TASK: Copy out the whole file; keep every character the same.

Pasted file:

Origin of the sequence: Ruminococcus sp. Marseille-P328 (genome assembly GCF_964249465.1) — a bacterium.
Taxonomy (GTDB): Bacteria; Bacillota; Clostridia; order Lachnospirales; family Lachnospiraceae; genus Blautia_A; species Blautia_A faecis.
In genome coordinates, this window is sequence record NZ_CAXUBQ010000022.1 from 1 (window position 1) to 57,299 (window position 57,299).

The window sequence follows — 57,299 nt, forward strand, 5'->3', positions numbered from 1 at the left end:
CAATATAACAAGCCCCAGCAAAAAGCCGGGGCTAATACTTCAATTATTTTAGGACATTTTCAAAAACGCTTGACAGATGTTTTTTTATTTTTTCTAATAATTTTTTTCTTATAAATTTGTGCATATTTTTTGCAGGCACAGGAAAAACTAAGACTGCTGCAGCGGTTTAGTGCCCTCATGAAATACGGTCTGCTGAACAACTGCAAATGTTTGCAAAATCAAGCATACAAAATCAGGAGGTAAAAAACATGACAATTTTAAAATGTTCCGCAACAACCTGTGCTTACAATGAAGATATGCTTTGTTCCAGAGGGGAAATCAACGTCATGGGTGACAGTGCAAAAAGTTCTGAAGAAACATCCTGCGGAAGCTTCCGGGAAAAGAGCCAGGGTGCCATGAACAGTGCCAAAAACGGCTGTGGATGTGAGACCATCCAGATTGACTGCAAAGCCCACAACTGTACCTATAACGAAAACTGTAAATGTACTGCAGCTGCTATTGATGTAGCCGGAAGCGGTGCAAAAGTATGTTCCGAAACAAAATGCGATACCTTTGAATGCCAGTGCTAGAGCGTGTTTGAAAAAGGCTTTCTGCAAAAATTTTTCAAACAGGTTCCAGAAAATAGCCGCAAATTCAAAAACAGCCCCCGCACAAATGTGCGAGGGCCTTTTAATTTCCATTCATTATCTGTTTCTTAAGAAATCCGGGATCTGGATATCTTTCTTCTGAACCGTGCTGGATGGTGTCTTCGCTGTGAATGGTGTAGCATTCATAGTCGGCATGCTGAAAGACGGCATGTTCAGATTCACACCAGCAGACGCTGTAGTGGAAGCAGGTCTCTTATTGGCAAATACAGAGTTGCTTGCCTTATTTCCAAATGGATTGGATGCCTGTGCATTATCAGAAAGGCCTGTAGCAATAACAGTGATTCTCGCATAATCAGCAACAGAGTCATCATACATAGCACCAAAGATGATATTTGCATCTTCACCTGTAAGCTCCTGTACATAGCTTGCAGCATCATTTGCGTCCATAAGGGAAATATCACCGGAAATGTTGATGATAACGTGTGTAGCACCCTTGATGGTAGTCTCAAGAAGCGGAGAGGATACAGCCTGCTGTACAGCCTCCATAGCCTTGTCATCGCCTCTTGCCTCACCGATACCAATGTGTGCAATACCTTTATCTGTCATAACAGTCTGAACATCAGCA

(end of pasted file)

Origin of the sequence: Ruminococcus sp. Marseille-P328 (genome assembly GCF_964249465.1) — a bacterium.
Taxonomy (GTDB): Bacteria; Bacillota; Clostridia; order Lachnospirales; family Lachnospiraceae; genus Blautia_A; species Blautia_A faecis.
In genome coordinates, this window is sequence record NZ_CAXUBQ010000022.1 from 1 (window position 1) to 57,299 (window position 57,299).

The window sequence follows — 57,299 nt, forward strand, 5'->3', positions numbered from 1 at the left end:
CAATATAACAAGCCCCAGCAAAAAGCCGGGGCTAATACTTCAATTATTTTAGGACATTTTCAAAAACGCTTGACAGATGTTTTTTTATTTTTTCTAATAATTTTTTTCTTATAAATTTGTGCATATTTTTTGCAGGCACAGGAAAAACTAAGACTGCTGCAGCGGTTTAGTGCCCTCATGAAATACGGTCTGCTGAACAACTGCAAATGTTTGCAAAATCAAGCATACAAAATCAGGAGGTAAAAAACATGACAATTTTAAAATGTTCCGCAACAACCTGTGCTTACAATGAAGATATGCTTTGTTCCAGAGGGGAAATCAACGTCATGGGTGACAGTGCAAAAAGTTCTGAAGAAACATCCTGCGGAAGCTTCCGGGAAAAGAGCCAGGGTGCCATGAACAGTGCCAAAAACGGCTGTGGATGTGAGACCATCCAGATTGACTGCAAAGCCCACAACTGTACCTATAACGAAAACTGTAAATGTACTGCAGCTGCTATTGATGTAGCCGGAAGCGGTGCAAAAGTATGTTCCGAAACAAAATGCGATACCTTTGAATGCCAGTGCTAGAGCGTGTTTGAAAAAGGCTTTCTGCAAAAATTTTTCAAACAGGTTCCAGAAAATAGCCGCAAATTCAAAAACAGCCCCCGCACAAATGTGCGAGGGCCTTTTAATTTCCATTCATTATCTGTTTCTTAAGAAATCCGGGATCTGGATATCTTTCTTCTGAACCGTGCTGGATGGTGTCTTCGCTGTGAATGGTGTAGCATTCATAGTCGGCATGCTGAAAGACGGCATGTTCAGATTCACACCAGCAGACGCTGTAGTGGAAGCAGGTCTCTTATTGGCAAATACAGAGTTGCTTGCCTTATTTCCAAATGGATTGGATGCCTGTGCATTATCAGAAAGGCCTGTAGCAATAACAGTGATTCTCGCATAATCAGCAACAGAGTCATCATACATAGCACCAAAGATGATATTTGCATCTTCACCTGTAAGCTCCTGTACATAGCTTGCAGCATCATTTGCGTCCATAAGGGAAATATCACCGGAAATGTTGATGATAACGTGTGTAGCACCCTTGATGGTAGTCTCAAGAAGCGGAGAGGATACAGCCTGCTGTACAGCCTCCATAGCCTTGTCATCGCCTCTTGCCTCACCGATACCAATGTGTGCAATACCTTTATCTGTCATAACAGTCTGAACATCAGCA